“At first sight the showrooms offered him a chaotic medley of human and divine works. Crocodiles, apes and stuffed boas grinned at stainless glass windows, seemed to be about to snap at carved busts, to be running after lacquer-ware or to be clambering up chandeliers. A Sevres vase on which Madame Jaquetot had painted Napoleon was standing next to a sphinx dedicated to Sesostris. The beginnings of creation and the events of yesterday were paired off with grotesque good humour. A roasting-jack was posed on a monstrance, a Republican sabre on a medieval arquebus. Madame du Barry, painted in pastel by Latour, with a star on her head, nude and enveloped in cloud, seemed to be concupiscently contemplating an Indian chibouk and trying to divine some purpose in the spirals of smoke which were drifting towards her.

Instruments of death, poniards, quaint pistols, weapons with secret springs were hobnobbing with instruments of life: porcelain soup-tureens, Dresden china plate, translucent porcelain cups from china, antique slat-cellars, comfit-dishes from feudal times. An ivory ship was sailing under full canvas on the back of an immovable tortoise. A pneumatic machine was poking out the eye of the Emperor Augustus, who remained majestic and unmoved. Several portraits of French aldermen and Dutch burgomasters, insensible now as during their lifetime, rose above this chaos of antiques and cast a cold and disapproving glance at them.

All the countries on earth seemed to have brought here some remnants of their sciences and a sample of their arts. It was a sort of philosophical midden in which nothing was lacking, neither the Red Indian's calumet nor the green and gold slipper of the seraglio, nor the yatogan of the Moor, nor the brazen image of the Tartar. There was even the soldier's tobacco pouch, the ciborium of the priest and the plumes from a throne. Furthermore, these monstrous tableaux were subjected to a thousand accidents of lighting by the whimsical effects of a multitude of reflected gleams due to the confusion of tints and the abrupt contrasts of light and shade. The ear fancied it heard stifled cries, the mind imagined that it caught the thread of unfinished dramas, and the eye that it perceived half-smothered glimmers. Lastly, persistent dust had cast its thin coating over all these objects, whose multiple angles and numerous sinuosities produced the most picturesque of impressions.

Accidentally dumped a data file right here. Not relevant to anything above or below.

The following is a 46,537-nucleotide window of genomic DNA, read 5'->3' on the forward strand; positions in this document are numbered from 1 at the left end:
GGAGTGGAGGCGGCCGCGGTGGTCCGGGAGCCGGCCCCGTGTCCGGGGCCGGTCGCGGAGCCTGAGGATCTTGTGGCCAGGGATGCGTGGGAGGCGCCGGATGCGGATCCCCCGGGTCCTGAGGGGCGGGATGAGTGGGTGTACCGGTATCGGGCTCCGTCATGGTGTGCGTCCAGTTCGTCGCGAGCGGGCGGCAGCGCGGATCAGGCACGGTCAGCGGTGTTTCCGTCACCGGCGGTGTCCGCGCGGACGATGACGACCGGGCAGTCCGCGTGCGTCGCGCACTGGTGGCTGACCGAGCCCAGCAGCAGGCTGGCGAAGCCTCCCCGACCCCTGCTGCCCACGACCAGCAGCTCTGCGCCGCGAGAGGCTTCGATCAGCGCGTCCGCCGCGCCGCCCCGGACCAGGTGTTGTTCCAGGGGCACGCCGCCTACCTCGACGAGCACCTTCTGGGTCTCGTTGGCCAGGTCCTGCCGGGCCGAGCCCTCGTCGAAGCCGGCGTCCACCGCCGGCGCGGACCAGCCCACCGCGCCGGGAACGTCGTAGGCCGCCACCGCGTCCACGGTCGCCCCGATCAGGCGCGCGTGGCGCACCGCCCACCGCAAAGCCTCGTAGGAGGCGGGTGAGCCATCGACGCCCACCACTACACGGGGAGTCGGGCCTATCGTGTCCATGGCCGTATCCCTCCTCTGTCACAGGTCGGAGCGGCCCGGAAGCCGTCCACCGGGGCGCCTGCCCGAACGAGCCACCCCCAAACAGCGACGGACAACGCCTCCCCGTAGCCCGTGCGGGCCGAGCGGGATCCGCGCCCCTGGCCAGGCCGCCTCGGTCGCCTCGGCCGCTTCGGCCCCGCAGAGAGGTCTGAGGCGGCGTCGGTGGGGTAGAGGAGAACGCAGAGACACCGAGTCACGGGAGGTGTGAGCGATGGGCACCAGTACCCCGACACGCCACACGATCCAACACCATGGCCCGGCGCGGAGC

To begin with the, the stranger compared these three showrooms, crammed with the relics of civilizations and religions, deities, royalties, masterpieces of art, the products of debauchery, reason and unreason, to a mirror of many facets, each one representing a whole world. After registering this hazy impression, he tried to make a choice of specimens he enjoyed; but, in the process of gazing, pondering, dreaming, he was overcome by a fever which was perhaps due to the hunger which was gnawing at his vitals. His senses ended by being numbed at the sight of so many national and individual existences, their authenticity guaranteed by the human pledges which had survived them.

The longing that had caused him to visit the shop was satisfied: he left real life behind him, ascended by degrees to an ideal world, and reached the enchanted palaces of ecstasy where the universe appeared to him in transitory gleams and tongues of fire; just as, long ago, the future of mankind had filed past in flaming visions before the gaze of Saint John of Patmos.